Of course Nokia is pushing the X6 as a music phone, so it’s not surprising that the company has spent some time tweaking the music player. In fact it turns out it’s one of the best music players we’ve seen on a phone, although it’s still not quite as straightforward to use as the iPhone. Nevertheless, after a quick play around with the main menus and controls to get yourself orientated, most functions quickly become second nature to use and you’ll find the capacitive screen really does make it a breeze to whizz through long lists of albums and tracks.
The phone’s sound quality is also impressive as it’s able to push out fat-sounding bass while keeping the mid-range sounding tight and focused. The fact you also get a 12-month Comes With Music subscription is also a big bonus, especially as you get to keep your tunes once the subscription runs out (although they are DRMed and locked to the handset). And if you get bored of all this you can always turn to the onboard FM tuner.
The supplied headphones are pretty good too, although it’s easy to swap them for your own as Nokia has kitted the handset out with a standard 3.5mm headphone jack and sensibly placed it at the top of the phone so it doesn’t snag when you’re taking the phone in and out of your pocket.
It’s rare to find a Nokia phone that doesn’t have good call quality and thankfully the X6 doesn’t let the side down here. In fact, it has pretty much all the connectivity bases covered. It supports HSDPA for fast web access on the go and also has Wi-Fi for use at home or in hotspots. Naturally, Bluetooth is also present and the onboard GPS worked without any problems with the preloaded Nokia Maps software. Battery life was good too, as we got around two and a half day’s use out of it under fairly normal usage conditions.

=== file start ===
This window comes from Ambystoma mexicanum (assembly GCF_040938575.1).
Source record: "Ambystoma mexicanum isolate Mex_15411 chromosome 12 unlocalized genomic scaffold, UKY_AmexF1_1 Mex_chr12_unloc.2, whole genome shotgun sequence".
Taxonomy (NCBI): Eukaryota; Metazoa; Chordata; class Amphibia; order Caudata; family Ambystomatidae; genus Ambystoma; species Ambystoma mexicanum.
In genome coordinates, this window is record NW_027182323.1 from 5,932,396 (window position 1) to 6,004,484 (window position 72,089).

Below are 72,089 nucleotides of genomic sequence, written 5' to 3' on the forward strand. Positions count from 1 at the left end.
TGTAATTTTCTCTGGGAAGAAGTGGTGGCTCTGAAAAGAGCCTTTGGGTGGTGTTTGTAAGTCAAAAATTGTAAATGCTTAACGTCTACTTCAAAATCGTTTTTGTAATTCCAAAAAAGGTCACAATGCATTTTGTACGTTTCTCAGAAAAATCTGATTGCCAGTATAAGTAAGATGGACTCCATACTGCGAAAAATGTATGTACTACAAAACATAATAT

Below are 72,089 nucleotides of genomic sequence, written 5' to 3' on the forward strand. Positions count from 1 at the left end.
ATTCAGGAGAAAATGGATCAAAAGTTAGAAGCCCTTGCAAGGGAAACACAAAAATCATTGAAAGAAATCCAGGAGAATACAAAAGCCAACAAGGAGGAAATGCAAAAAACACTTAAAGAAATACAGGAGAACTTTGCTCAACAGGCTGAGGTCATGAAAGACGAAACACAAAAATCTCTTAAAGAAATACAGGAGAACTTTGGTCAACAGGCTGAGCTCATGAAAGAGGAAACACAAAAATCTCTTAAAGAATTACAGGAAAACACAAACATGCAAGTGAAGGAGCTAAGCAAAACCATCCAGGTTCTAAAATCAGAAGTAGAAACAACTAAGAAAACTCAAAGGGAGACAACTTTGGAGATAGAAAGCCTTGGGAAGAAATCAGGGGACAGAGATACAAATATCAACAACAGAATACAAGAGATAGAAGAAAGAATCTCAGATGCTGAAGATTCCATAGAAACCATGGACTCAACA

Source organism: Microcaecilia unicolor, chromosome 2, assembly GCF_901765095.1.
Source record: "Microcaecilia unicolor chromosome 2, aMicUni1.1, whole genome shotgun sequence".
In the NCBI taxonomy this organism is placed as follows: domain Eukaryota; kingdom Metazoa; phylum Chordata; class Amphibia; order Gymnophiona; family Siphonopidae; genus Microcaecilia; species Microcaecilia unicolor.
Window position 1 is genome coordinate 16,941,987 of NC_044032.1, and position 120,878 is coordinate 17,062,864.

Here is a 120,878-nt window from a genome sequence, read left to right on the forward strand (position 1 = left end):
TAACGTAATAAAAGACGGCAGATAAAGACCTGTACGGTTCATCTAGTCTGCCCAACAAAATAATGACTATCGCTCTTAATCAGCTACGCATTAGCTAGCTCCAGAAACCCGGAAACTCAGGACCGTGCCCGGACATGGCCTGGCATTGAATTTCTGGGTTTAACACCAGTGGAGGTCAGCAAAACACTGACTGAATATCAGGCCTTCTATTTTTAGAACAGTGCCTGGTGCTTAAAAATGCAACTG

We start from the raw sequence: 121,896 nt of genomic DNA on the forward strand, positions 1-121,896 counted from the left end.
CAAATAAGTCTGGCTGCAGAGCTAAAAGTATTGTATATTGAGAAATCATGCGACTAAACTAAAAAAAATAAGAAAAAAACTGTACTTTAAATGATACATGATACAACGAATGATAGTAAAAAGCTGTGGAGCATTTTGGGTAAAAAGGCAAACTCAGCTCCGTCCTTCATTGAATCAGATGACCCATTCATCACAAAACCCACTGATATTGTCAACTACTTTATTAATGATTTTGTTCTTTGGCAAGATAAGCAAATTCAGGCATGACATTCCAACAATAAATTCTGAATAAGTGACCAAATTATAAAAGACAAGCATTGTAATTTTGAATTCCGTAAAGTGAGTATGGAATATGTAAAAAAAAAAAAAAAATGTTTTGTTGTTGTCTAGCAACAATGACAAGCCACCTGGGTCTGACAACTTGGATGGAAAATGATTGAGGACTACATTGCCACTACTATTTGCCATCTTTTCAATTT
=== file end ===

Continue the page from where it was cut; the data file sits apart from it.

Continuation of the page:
When it comes to photos, the X6 sports a 5-megapixel camera, which has autofocus and uses Carl Zeiss optics. The sensor is also flanked by twin LEDs to help out a bit when it’s dealing with low light situations. Unlike many camera phones it’s easy to reel off a few shots in quick succession rather than having to wait around for the camera to respond. The shots it takes aren’t half bad either as the sensor and lens do a good job of capturing vivid looking colours and plenty of detail.
We could forgive the X6 many of its faults if it wasn’t such a pricey handset, ranging from £400 to £450 SIM-free depending on where you shop. It’s certainly got a good range of features, but the build quality is a let down and Series 60, even with the tweaks that have been applied here, still looks a bit tired. As a result we’re not sure Nokia has got its sums right on the value for money front. That said, the capacitive screen does put it leagues ahead of all of Nokia’s other touchscreen phones, bar the N900, and if you make really heavy use of the Comes With Music service it may swing the value for money pendulum back in the right direction.
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